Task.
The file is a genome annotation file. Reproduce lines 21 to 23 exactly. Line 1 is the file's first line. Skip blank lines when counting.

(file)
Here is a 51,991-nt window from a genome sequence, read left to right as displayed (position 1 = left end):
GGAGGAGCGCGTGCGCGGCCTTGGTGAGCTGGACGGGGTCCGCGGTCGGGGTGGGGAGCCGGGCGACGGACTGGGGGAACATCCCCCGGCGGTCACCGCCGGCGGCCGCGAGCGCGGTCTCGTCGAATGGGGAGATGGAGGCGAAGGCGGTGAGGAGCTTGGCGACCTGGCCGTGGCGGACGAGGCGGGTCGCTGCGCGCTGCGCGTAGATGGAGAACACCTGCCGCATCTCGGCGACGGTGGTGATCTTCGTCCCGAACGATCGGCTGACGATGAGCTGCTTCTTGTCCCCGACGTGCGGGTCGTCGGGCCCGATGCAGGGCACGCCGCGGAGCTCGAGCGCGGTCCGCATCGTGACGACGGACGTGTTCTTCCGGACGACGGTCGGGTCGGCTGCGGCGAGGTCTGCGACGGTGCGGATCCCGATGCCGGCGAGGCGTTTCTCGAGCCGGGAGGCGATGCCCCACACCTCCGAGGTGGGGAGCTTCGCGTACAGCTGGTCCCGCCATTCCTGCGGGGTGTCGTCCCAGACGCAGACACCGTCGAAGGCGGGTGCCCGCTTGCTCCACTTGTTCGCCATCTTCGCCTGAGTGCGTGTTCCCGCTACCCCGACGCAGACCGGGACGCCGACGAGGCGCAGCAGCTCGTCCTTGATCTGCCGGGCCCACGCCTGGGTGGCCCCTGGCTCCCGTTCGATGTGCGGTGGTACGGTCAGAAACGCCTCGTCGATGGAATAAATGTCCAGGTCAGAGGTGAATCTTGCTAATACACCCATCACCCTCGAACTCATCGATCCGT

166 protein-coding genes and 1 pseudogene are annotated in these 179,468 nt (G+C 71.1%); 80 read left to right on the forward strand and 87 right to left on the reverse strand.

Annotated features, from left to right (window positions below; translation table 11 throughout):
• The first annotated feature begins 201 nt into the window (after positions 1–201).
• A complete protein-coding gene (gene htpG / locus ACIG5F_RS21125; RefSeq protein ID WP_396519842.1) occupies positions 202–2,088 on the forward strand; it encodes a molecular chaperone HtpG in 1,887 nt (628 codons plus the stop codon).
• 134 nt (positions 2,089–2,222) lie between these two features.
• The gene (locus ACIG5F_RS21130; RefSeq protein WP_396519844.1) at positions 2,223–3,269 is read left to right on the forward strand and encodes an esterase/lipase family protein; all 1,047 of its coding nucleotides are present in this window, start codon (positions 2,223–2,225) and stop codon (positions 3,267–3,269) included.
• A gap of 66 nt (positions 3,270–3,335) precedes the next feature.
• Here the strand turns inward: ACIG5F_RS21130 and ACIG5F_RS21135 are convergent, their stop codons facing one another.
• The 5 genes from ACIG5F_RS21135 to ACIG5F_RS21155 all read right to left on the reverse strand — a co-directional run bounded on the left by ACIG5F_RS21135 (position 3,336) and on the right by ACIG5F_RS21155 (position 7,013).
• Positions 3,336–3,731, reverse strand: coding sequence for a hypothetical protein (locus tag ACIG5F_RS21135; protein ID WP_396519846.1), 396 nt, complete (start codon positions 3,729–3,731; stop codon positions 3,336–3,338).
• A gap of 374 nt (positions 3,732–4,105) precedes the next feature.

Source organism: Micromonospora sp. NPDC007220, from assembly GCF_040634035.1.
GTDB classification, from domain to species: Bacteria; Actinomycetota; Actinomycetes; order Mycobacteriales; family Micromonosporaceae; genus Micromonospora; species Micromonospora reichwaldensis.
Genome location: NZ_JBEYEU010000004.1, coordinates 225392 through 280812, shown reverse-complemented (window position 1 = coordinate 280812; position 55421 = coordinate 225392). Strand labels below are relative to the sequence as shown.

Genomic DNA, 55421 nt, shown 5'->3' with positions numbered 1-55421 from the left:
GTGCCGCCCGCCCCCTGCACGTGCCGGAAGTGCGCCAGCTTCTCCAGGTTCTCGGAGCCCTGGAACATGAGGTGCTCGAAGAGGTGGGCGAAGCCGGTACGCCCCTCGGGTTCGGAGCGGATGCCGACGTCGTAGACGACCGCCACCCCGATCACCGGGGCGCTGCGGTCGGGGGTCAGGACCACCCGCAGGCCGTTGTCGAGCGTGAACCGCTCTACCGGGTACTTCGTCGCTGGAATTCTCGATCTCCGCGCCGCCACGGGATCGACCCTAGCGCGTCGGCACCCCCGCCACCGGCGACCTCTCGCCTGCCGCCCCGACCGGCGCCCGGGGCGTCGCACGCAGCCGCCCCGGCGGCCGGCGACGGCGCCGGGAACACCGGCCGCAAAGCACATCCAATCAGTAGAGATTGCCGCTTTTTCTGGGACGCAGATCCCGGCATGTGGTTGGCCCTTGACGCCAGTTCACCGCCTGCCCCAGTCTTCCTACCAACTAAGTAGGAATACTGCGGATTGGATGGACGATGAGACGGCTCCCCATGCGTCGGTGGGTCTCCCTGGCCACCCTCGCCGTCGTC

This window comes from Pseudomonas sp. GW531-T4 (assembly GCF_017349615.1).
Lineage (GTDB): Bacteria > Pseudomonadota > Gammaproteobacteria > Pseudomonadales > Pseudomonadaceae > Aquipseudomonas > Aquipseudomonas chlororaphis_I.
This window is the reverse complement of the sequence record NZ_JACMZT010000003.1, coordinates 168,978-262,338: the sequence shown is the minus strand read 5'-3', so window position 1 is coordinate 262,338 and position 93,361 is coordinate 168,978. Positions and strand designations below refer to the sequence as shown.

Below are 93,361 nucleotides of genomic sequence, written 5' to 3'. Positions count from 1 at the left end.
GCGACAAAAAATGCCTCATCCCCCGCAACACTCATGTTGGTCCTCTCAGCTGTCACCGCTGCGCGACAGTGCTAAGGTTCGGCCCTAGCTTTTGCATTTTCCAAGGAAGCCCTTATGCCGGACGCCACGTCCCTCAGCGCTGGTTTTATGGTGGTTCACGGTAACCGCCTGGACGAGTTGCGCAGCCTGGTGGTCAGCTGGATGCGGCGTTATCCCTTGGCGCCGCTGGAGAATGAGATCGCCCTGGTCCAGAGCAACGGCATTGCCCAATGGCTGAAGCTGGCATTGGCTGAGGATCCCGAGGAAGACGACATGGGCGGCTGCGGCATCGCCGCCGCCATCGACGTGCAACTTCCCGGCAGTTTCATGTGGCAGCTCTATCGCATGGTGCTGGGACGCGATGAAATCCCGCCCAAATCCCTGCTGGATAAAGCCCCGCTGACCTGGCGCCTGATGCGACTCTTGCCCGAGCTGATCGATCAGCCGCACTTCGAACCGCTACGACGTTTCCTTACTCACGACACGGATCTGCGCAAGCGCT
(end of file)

This window is the reverse complement of the sequence record NZ_JACMZT010000003.1, coordinates 168,978-262,338: the sequence shown is the minus strand read 5'-3', so window position 1 is coordinate 262,338 and position 93,361 is coordinate 168,978. Positions and strand designations below refer to the sequence as shown.

Below are 93,361 nucleotides of genomic sequence, written 5' to 3'. Positions count from 1 at the left end.
GCGACAAAAAATGCCTCATCCCCCGCAACACTCATGTTGGTCCTCTCAGCTGTCACCGCTGCGCGACAGTGCTAAGGTTCGGCCCTAGCTTTTGCATTTTCCAAGGAAGCCCTTATGCCGGACGCCACGTCCCTCAGCGCTGGTTTTATGGTGGTTCACGGTAACCGCCTGGACGAGTTGCGCAGCCTGGTGGTCAGCTGGATGCGGCGTTATCCCTTGGCGCCGCTGGAGAATGAGATCGCCCTGGTCCAGAGCAACGGCATTGCCCAATGGCTGAAGCTGGCATTGGCTGAGGATCCCGAGGAAGACGACATGGGCGGCTGCGGCATCGCCGCCGCCATCGACGTGCAACTTCCCGGCAGTTTCATGTGGCAGCTCTATCGCATGGTGCTGGGACGCGATGAAATCCCGCCCAAATCCCTGCTGGATAAAGCCCCGCTGACCTGGCGCCTGATGCGACTCTTGCCCGAGCTGATCGATCAGCCGCACTTCGAACCGCTACGACGTTTCCTTACTCACGACACGGATCTGCGCAAGCGCT